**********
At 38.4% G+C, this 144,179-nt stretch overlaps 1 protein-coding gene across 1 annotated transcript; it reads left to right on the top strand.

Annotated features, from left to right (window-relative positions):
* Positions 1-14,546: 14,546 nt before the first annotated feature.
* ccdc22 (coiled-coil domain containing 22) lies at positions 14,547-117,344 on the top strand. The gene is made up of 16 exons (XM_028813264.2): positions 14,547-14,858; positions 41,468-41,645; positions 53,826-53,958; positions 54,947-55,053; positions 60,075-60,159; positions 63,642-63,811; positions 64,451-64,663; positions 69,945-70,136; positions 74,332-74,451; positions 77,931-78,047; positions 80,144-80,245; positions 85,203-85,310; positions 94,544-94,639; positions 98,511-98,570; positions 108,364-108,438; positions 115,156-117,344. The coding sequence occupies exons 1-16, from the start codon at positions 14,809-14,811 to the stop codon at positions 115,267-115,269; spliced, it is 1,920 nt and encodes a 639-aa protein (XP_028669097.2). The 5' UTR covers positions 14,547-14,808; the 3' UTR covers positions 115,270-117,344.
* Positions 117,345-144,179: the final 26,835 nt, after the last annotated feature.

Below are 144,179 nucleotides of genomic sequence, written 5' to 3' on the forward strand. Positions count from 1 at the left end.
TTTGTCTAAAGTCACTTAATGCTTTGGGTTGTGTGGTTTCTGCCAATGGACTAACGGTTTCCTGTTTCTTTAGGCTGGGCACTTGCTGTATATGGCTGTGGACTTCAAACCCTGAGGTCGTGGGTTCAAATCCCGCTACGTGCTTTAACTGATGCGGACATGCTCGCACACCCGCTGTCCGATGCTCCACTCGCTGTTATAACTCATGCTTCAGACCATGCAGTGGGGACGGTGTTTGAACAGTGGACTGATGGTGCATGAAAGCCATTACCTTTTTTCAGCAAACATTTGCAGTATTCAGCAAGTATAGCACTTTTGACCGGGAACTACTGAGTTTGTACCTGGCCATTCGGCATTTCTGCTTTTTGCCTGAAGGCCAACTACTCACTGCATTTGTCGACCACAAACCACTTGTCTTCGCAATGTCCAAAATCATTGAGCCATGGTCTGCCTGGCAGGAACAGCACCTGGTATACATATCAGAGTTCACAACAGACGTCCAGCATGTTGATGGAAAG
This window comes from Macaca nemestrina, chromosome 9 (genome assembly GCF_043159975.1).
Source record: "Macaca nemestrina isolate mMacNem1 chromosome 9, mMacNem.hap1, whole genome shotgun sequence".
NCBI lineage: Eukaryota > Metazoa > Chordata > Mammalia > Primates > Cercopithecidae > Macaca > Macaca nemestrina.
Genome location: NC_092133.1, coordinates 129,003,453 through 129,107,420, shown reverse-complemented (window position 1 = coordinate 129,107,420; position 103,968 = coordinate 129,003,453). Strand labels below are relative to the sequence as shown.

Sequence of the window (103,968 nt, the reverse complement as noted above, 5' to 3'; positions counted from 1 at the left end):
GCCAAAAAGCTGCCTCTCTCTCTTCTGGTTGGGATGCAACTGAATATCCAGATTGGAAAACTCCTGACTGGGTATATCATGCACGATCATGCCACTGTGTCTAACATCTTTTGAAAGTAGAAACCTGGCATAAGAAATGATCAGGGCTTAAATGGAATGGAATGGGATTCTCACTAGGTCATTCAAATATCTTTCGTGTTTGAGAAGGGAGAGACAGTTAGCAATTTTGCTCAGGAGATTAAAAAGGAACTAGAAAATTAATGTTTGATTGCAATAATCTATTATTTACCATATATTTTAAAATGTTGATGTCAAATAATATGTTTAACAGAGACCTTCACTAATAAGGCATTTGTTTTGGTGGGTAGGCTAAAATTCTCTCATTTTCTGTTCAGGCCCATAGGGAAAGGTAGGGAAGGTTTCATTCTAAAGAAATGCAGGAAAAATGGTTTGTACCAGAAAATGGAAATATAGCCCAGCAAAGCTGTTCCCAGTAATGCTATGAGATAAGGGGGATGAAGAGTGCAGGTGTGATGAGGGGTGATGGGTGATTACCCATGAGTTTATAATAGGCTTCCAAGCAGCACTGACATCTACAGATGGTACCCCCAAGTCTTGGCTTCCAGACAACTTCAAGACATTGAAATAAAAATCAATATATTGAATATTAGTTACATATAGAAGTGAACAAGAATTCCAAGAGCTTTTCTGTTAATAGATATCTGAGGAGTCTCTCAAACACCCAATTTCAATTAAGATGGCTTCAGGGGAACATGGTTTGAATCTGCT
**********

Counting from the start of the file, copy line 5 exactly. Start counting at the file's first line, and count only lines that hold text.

* Positions 117,345-144,179: the final 26,835 nt, after the last annotated feature.